What Kind of Fish was it in #TheIrishman

Jimmy Hoffa (Al Pacino) and Frank Sheeran (Robert De Niro) debate Hoffa’s next move. © 2019 Netlfix US, LLC. All rights reserved.

As a Philly guy, I loved the scene early on in The Irishman where Robert DeNiro (whose calm “old man looking back on his life” narration wraps a warm blanket over the film) says there is a spot in The Schuylkill River where so many hitmen have tossed guns that if you dredged that spot you could supply a whole army.

Martin Scorsese’s latest mob epic is filled with those kinds of details, like a blink-and-you-miss-it or gasp-when-you-do-see-it quietly operatic and beautiful shot of the Twin Towers during another dump-the-murder-weapon scene later in Frank Sheeran’s career.

The Irishman is a tale of a bygone era – of union bosses and mobster empires – the old men looking back on their lives after getting caught and reminiscing on the camaraderie and the minutia that becomes so detailed and particular as to seem ethereal…a dream world.

POTENTIAL SPOILERS

There’s a great scene during the tense build up to the inevitable (Sheeran’s alleged particulars when he’s forced to be the mob’s deliverer of reckoning to his dear friend, Jimmy Hoffa) where the mob’s errand boy rags on Hoffa’s son about a fish having just been in the backseat. What kind of fish was it? You just go in and pick up some fish from some guy without knowing what kind of fish it was?

Scorsese’s film is a very particular type of thing. You know going in exactly what type of fish this is.

“In the Still of the Night” is the film’s musical soul, playing over key scenes and transitions, while other hits of yesteryear play as only Scorsese could let them play. The film unfolds at a leisurely, moody pace – perfect for the streaming era we live in – like teenage lovers who grew into an old married couple would sway on a dancefloor during their favorite love song.

Man, we know Pacino so well, but he’s absolute gangbusters as Hoffa. I can’t get over how good he is, how enjoyable it is to watch him. And DeNiro’s iconic shoulder shrugs and aw-shucks looks and eyebrow lifts. It’s exactly how we want to remember him.

Then there is Anna Paquin as Peggy Sheeran – Frank’s daughter, the judger, the only one who calls him out on his “I did it all to take care of and protect my family” bullshit. The role doesn’t quite work as well as I think Scorsese intended it to – there’s no getting around the fact that she is underwritten, but she’s also symbolic. “Why?” is no doubt a memorable line, and Paquin delivers it well – body tense, sitting, lip quivering, eyes judging, but voice clear, calm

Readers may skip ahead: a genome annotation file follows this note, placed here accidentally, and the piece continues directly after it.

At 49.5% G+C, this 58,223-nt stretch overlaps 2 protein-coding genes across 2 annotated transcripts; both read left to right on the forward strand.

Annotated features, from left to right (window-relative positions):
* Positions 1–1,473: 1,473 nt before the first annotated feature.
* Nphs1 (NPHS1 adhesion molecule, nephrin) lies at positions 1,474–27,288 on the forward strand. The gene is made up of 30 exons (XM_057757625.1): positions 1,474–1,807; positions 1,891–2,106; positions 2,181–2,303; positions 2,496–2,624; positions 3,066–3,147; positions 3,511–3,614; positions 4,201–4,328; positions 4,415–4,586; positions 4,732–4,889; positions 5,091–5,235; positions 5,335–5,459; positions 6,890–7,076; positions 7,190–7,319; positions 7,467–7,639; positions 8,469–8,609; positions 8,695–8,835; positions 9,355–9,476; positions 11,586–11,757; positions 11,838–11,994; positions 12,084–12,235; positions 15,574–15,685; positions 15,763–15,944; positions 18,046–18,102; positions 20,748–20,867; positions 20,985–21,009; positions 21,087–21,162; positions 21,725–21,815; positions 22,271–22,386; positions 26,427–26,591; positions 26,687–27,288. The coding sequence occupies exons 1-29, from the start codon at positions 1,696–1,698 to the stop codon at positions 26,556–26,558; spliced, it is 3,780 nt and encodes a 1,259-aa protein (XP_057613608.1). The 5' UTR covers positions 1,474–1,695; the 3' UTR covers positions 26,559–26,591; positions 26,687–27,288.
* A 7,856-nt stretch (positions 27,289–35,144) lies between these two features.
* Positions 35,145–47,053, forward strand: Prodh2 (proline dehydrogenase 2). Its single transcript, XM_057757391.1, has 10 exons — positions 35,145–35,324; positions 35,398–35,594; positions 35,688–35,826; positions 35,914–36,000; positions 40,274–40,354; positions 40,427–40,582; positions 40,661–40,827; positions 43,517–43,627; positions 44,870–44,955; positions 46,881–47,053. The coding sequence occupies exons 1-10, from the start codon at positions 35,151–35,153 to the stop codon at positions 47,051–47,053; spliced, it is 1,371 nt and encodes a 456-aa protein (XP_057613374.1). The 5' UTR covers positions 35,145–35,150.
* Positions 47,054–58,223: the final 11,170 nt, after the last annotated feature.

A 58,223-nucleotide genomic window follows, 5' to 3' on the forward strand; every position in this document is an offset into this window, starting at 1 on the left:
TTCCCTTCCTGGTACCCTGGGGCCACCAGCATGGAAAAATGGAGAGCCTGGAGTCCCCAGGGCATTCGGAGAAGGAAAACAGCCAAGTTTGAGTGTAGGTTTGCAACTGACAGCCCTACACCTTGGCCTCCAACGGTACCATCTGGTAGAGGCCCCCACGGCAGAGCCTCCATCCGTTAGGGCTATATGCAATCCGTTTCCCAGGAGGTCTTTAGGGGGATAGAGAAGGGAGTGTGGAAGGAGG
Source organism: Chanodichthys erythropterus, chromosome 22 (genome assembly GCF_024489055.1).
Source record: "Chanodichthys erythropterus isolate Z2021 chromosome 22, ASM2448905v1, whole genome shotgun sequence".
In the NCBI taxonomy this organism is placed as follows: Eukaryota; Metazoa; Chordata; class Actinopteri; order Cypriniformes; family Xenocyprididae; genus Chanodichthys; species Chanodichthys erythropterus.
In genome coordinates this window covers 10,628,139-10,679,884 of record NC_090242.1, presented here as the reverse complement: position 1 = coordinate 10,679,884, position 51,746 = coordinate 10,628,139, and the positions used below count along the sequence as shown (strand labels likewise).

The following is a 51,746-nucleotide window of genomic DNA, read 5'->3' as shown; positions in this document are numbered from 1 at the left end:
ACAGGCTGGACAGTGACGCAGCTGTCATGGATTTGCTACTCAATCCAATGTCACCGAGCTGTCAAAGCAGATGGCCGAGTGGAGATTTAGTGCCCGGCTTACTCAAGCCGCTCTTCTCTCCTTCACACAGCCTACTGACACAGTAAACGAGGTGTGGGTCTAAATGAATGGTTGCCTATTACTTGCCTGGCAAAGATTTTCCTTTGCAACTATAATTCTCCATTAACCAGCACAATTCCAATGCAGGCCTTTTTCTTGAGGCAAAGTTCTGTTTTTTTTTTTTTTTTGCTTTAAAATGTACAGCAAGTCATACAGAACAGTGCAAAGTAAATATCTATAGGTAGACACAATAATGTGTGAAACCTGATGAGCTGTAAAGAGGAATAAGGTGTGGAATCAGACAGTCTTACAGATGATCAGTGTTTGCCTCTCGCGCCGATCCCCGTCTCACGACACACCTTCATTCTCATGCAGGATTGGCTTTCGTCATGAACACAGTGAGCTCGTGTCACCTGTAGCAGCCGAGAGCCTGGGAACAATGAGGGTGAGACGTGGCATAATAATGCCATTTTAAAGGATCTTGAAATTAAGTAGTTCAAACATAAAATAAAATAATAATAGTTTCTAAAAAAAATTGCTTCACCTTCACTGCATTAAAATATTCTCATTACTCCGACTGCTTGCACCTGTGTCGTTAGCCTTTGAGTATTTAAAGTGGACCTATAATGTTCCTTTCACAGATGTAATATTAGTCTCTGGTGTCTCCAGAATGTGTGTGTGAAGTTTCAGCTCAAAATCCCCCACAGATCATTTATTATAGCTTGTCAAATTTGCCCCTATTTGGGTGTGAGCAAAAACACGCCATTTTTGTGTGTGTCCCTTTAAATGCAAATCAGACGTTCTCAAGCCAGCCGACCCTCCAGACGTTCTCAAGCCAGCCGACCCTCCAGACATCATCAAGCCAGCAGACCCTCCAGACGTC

The film closes with Sheeran in a retirement home, alone on Christmas Eve, a priest there to hear a confession Sheeran never delivers. When the priest gets up to leave, Sheeran asks him to leave the door open…just a little bit. Why? For the truth to slip in? For forgiveness? To make sure no one is out there waiting to take him out? Or is the door left open for Scorsese, the consummate storyteller of tall tales of sinners and saints? We hope that door stays open, just a little bit, for him tell that same old story, one more time.

Written by D. H. Schleicher

A Review of “Man on Wire”

CAPTION:  Yup, he actually did it…and lived to tell the tale.

The Best Laid Plans of Crazy Frenchmen…, 10 August 2008
9/10
Author: David H. Schleicher from New Jersey, USA

…sometimes work as director James Marsh and subject Philippe Petit prove in the sublime and inspiring documentary, Man on Wire. Here we see Petit and his cohorts recklessly plan and execute the most daring stunt in the history of the world. In August of 1974, Petit walked a tightrope between the Twin Towers of the World Trade Center in NYC.

As part of Hollywood’s increased awareness of the possibilities of counter-programming, summertime has become a haven for documentaries. Thanks to Michael Moore and Al Gore, most of the blockbuster documentaries over the past few years have been in the form of political propaganda. By simply wanting to tell the story of one man’s amazing act, Man on Wire breezes into this summer like a breath of fresh air. The act depicted is singularly focused, but the logistics behind perpetrating the act are fascinatingly complex, and the aftermath of the successful completion of the act is breathtaking.

Director Marsh wisely avoids the typical trappings of documentaries by filming the story like a fictional narrative, jumping back and forth in time, shifting points of view, and creating palpable tension leading up to the death defying act of Petit walking across the wire. The film relies heavily on reenactments, and Marsh stages them like mini expressionistic student films full of stunning cinematography and wonderfully antiquated in-camera effects. The careful juxtaposition and blending of archival footage, still photography, reenactments, and interviews is a master-class in the school of film editing. Also adding to the film is the quietly tense music score composed of pieces from Michael Nyman and Erik Satie among others.

For those who never saw the Twin Towers of the WTC in person, the film shows beautiful archival footage of their construction. For those still haunted by their fall, the film offers a bit of catharsis as we get to watch them reconstructed piece by piece on film and lifted again on high through Petit’s potently mad dream. The film is as much a love letter to New York City as it is a testament to the power of one person’s vision. The film allows us to see how Petit did it, but it also gives a glimpse of the greater “why?” For beauty, for the thrill…for the sad knowledge that no one in the history of the world will ever be able to do it again.

Originally Published on the Internet Movie Database:

http://www.imdb.com/title/tt1155592/usercomments-12